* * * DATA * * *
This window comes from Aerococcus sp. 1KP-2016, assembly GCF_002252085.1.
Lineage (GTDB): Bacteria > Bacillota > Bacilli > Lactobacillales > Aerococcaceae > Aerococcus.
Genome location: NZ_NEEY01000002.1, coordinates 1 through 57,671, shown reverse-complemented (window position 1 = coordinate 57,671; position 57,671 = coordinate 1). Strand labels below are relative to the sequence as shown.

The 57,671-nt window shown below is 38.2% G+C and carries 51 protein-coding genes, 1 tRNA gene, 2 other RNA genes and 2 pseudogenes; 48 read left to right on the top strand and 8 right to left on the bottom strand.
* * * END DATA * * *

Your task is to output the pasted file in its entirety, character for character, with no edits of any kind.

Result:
This window comes from Aerococcus sp. 1KP-2016, assembly GCF_002252085.1.
Lineage (GTDB): Bacteria > Bacillota > Bacilli > Lactobacillales > Aerococcaceae > Aerococcus.
Genome location: NZ_NEEY01000002.1, coordinates 1 through 57,671, shown reverse-complemented (window position 1 = coordinate 57,671; position 57,671 = coordinate 1). Strand labels below are relative to the sequence as shown.

The 57,671-nt window shown below is 38.2% G+C and carries 51 protein-coding genes, 1 tRNA gene, 2 other RNA genes and 2 pseudogenes; 48 read left to right on the top strand and 8 right to left on the bottom strand.